Spotlight on: Elisa Rodenburg
Every other week, the Thematic DCCs and the Data Steward Interest Group (DSIG) put the spotlight on one research data steward working in the Netherlands, to stimulate knowledge exchange and peer-to-peer learning.
What drew you towards the research data management field?
I’ve been in this role since 2020. I’d had a student job that involved supporting researchers of a historical library and archives institution and I'd always really enjoyed working there. After working in a different field for a while I wanted to return to academic libraries and I started to orient myself towards the main topics in academic libraries. That's when I started learning about RDM and realised that it was an exciting and new-ish topic for academic/research libraries where many aspects were yet to be developed. This really drew my interest.
What is an activity/task of your role that you find yourself looking forward to?
I very much enjoy visiting academic departments across the university and giving presentations about our services. From the library, we serve every faculty and department in the university, so we hear so many interesting questions and perspectives from all fields and disciplines, that such a visit is also always a moment where I learn a lot, besides spreading information.
What is something unexpected that you can offer help with, if a colleague reaches out to you?
I can read music quite well! So if you ever have a question about something to do with sheet music, feel free to reach out.
What do you think your community of research data professionals is missing?
Some IT skills for building tools and/or connections between tools. We do get help from the university's IT department, which is great! But it would be even better if we had a dedicated IT professional who can build tools/applications, etc.
What is a topic you would want to collaborate on with others?
For a few years now, I've been working on an overview of all research support in the university, aka 'the wasstraat' (carwash) - that name has a pretty logical story behind it - outlining all the steps a researcher may have to take in the research (support) process. Steps to be taken can obviously differ per project; but now this 'wasstraat' just lives as a massive spreadsheet that confronts researchers with ALL potential steps, also ones that aren't relevant for them. I'd like to build this into some kind of interactive tool, but this is a big thing and not that easy to achieve on my own. I can also imagine that colleagues at various institutions are working on something similar and would love to compare notes and work together on this. We probably won't have the exact same steps, because each institution is different, but to find/work on a generic functionality together - I daydream about that.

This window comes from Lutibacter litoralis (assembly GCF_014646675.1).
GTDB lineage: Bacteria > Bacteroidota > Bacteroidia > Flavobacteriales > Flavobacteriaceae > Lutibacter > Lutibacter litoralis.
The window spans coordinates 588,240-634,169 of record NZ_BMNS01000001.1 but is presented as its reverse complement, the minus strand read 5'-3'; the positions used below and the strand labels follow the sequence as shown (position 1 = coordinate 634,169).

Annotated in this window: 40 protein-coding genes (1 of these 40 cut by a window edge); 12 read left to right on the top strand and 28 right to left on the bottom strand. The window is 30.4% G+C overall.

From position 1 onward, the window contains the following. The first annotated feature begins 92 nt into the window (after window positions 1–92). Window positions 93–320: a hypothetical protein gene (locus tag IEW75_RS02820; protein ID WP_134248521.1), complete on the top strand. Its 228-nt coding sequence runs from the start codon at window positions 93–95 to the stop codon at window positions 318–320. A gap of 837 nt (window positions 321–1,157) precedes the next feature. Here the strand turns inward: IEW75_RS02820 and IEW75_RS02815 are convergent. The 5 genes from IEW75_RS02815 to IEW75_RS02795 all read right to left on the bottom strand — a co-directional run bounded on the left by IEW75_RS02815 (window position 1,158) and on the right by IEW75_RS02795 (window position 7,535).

Can you share with us a story from your work that was a highlight for you?
In 2020, 2021 and 2022 I was part of a team that built Escape Rooms on data management topics - Data Horror, Open Science, and Software Horror, respectively - and this has been an enormous joy and a learning opportunity. We've worked together with colleagues from several different institutions and, besides learning from each other, met new colleagues and made friends through this process as well. I presented the Data Horror and Open Science Escape Rooms at the iPres conference in 2022 and received a prize for the Best First-Time Contribution for that. That was an enormous honour - but I'm even prouder that the initiative is continued each year and that more and more colleagues nationally have expressed their interest to contribute.
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